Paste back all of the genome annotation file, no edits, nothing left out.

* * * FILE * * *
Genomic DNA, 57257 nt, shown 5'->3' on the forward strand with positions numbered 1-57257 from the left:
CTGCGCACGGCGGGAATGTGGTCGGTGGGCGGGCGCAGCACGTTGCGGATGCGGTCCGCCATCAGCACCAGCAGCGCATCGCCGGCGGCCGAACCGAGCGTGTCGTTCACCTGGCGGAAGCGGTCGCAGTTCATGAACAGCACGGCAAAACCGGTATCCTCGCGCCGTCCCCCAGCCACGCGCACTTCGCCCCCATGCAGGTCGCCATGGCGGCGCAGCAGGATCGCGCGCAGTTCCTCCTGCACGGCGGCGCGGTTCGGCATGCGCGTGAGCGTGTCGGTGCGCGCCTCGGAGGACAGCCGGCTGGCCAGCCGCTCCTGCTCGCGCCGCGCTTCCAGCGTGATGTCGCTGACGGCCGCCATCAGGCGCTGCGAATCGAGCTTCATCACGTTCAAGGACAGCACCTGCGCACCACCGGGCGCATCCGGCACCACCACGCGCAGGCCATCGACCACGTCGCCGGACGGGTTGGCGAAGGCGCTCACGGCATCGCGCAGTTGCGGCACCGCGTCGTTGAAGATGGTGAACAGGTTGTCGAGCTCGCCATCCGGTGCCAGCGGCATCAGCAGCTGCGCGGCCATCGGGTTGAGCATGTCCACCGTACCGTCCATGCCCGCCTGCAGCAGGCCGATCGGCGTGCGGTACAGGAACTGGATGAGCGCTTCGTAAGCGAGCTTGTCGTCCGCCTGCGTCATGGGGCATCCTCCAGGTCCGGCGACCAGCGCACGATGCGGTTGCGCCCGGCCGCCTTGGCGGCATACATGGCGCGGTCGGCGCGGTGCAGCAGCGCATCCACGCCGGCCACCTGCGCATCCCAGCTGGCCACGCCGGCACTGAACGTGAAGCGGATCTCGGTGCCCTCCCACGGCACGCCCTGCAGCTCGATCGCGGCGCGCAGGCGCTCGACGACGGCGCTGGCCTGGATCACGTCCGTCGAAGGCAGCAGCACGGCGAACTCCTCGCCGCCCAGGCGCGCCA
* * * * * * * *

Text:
Genomic DNA, 57257 nt, shown 5'->3' on the forward strand with positions numbered 1-57257 from the left:
CTGCGCACGGCGGGAATGTGGTCGGTGGGCGGGCGCAGCACGTTGCGGATGCGGTCCGCCATCAGCACCAGCAGCGCATCGCCGGCGGCCGAACCGAGCGTGTCGTTCACCTGGCGGAAGCGGTCGCAGTTCATGAACAGCACGGCAAAACCGGTATCCTCGCGCCGTCCCCCAGCCACGCGCACTTCGCCCCCATGCAGGTCGCCATGGCGGCGCAGCAGGATCGCGCGCAGTTCCTCCTGCACGGCGGCGCGGTTCGGCATGCGCGTGAGCGTGTCGGTGCGCGCCTCGGAGGACAGCCGGCTGGCCAGCCGCTCCTGCTCGCGCCGCGCTTCCAGCGTGATGTCGCTGACGGCCGCCATCAGGCGCTGCGAATCGAGCTTCATCACGTTCAAGGACAGCACCTGCGCACCACCGGGCGCATCCGGCACCACCACGCGCAGGCCATCGACCACGTCGCCGGACGGGTTGGCGAAGGCGCTCACGGCATCGCGCAGTTGCGGCACCGCGTCGTTGAAGATGGTGAACAGGTTGTCGAGCTCGCCATCCGGTGCCAGCGGCATCAGCAGCTGCGCGGCCATCGGGTTGAGCATGTCCACCGTACCGTCCATGCCCGCCTGCAGCAGGCCGATCGGCGTGCGGTACAGGAACTGGATGAGCGCTTCGTAAGCGAGCTTGTCGTCCGCCTGCGTCATGGGGCATCCTCCAGGTCCGGCGACCAGCGCACGATGCGGTTGCGCCCGGCCGCCTTGGCGGCATACATGGCGCGGTCGGCGCGGTGCAGCAGCGCATCCACGCCGGCCACCTGCGCATCCCAGCTGGCCACGCCGGCACTGAACGTGAAGCGGATCTCGGTGCCCTCCCACGGCACGCCCTGCAGCTCGATCGCGGCGCGCAGGCGCTCGACGACGGCGCTGGCCTGGATCACGTCCGTCGAAGGCAGCAGCACGGCGAACTCCTCGCCGCCCAGGCGCGCCA